Rumours suggest the Stoke byelection will see new Ukip leader Paul Nuttall stand. Ben Gartside looks at the challenge he poses to Labour
Areas like Stoke are synonymous with Labour, and for a good reason: since the Stoke-on-Trent Central seat was established in 1950, Labour’s vote share has only dropped below 50 per cent three times. However, with the threat of United Kingdom Independence party, Labour is in real danger of losing the seat.
Ukip’s candidate will be announced this weekend, and it is expected that it will be the first electoral appearance of Paul Nuttall since his election as leader – a contest he won with a pitch to his party that he will target the ‘open goal’ of disenfranchised Labour voters.
In an op-ed for the Telegraph only weeks before his election as leader, Nuttall said Labour ‘is more at home with its hobby horses of human rights, Palestine and climate change than the things that really matter to working people’. Nuttall’s attack on Labour for being out of touch will resonate with many: that the members of parliament who shadow the four great offices of state all represent areas in north or west London is indicative of a wider problem.
Many commentators have been quick to dismiss Ukip’s threat in Stoke, arguing Ukip will not win as Theresa May has stolen their clothes. Yet there is a cultural identity amongst many voters in parts of northern England and the midlands that means they would never vote Conservative, but increasingly find themselves at odds with the Labour party. That is very much Ukip’s new demographic, as warned by Tristram Hunt in his last speech in the Commons before standing down.
In a byelection that could easily become a four-way contest, it becomes imperative that Labour can keep unsettled Labour voters, who are most likely to be considering switching to Ukip. It’s also imperative that Labour win voters off the merit of our arguments, rather than a dirty campaign designed to tarnish Ukip. Ukip’s leader will be standing, the country has voted to leave the European Union, and Labour hasn’t polled so low outside of Government since 1982, we are thoroughly on the back foot, and without the NHS to stand on.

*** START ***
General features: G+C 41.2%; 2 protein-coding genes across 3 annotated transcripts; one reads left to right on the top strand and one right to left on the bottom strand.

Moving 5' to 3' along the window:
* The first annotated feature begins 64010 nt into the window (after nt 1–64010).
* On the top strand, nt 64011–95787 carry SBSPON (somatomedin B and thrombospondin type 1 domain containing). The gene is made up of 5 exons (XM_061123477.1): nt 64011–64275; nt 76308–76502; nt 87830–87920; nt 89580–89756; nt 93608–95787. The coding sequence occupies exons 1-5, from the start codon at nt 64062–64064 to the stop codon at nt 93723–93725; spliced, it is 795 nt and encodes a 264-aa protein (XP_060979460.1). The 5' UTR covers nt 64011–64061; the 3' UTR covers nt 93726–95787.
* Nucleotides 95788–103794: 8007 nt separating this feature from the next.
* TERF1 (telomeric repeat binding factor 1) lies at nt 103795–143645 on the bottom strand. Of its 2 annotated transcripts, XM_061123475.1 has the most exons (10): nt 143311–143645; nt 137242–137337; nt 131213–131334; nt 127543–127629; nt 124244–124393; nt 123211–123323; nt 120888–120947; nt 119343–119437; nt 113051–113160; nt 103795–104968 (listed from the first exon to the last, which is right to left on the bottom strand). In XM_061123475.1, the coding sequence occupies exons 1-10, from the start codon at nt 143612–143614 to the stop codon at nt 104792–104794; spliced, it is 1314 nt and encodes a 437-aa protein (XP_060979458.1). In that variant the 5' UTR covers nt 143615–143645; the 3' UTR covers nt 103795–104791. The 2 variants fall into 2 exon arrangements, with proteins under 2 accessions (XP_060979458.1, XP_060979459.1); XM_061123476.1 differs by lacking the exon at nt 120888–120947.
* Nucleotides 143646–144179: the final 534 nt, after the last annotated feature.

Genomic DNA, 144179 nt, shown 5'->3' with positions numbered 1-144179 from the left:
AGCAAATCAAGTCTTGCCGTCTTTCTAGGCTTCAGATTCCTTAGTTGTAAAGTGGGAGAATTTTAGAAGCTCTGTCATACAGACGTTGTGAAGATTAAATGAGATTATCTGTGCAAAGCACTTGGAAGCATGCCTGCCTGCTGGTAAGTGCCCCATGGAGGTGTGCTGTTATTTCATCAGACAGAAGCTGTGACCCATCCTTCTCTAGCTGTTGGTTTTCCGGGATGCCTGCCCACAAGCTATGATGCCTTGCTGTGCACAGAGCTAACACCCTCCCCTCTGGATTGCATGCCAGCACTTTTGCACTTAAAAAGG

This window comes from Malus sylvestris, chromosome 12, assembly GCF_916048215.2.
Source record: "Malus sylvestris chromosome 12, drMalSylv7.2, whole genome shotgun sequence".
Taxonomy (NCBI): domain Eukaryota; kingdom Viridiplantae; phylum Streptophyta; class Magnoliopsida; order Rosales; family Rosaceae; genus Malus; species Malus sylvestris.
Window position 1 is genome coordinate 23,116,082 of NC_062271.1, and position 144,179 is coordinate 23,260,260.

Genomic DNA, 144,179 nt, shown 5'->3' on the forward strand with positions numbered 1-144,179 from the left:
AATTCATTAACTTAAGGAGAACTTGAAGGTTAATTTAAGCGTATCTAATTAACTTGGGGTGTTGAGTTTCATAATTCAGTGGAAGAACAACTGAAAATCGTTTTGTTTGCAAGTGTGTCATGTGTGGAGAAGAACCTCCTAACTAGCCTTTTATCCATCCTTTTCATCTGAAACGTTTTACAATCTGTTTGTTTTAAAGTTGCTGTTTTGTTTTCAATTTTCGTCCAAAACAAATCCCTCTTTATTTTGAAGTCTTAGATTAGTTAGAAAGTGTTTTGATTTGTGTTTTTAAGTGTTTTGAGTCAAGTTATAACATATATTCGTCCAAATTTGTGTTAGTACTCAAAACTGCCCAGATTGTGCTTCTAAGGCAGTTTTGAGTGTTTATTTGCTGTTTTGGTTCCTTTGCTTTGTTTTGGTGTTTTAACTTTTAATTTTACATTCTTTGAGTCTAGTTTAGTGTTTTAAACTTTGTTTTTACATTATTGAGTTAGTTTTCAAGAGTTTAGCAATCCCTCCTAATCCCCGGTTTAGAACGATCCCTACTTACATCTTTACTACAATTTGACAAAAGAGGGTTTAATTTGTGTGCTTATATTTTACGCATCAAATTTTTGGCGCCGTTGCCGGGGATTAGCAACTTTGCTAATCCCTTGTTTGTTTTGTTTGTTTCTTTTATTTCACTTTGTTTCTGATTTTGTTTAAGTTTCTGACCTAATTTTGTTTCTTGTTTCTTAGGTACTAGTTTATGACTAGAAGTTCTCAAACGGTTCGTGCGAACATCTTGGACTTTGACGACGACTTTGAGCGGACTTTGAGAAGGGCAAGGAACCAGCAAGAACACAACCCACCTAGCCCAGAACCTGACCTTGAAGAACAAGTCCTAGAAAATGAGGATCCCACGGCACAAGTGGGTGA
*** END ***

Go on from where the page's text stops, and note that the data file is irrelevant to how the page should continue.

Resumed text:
If Labour cannot make a positive case to the voters of Stoke on Trent after 67 years of Labour representation in parliament, the odds are long for doing the same in Kensington, Basingstoke or Chingford and Wood Green – all seats with majorities of 8,000 or more needed by Labour to form a majority government.
While Ukip may fall short in Stoke-on-Trent Central – and may not even seriously threaten – it should be acknowledged that due to voter churn, many former Labour voters are still being lost to the anti-immigration party. The reluctance to arrest this problem under Ed Miliband arguably handed the Conservatives a majority in 2015.
Jeremy Corbyn must also acknowledge that a tokenistic vote in parliament to leave the single market is not combatting an increasingly alienated base. He must challenge himself, his circle of influence and the views of the party membership in order to speak to large sections of the country, whose support will be required in order to govern.
Ben Gartside is a freelance writer and member of Progress. He tweets at @BenGartside98
Progressive centre-ground Labour politics does not come for free.
Our work depends on you.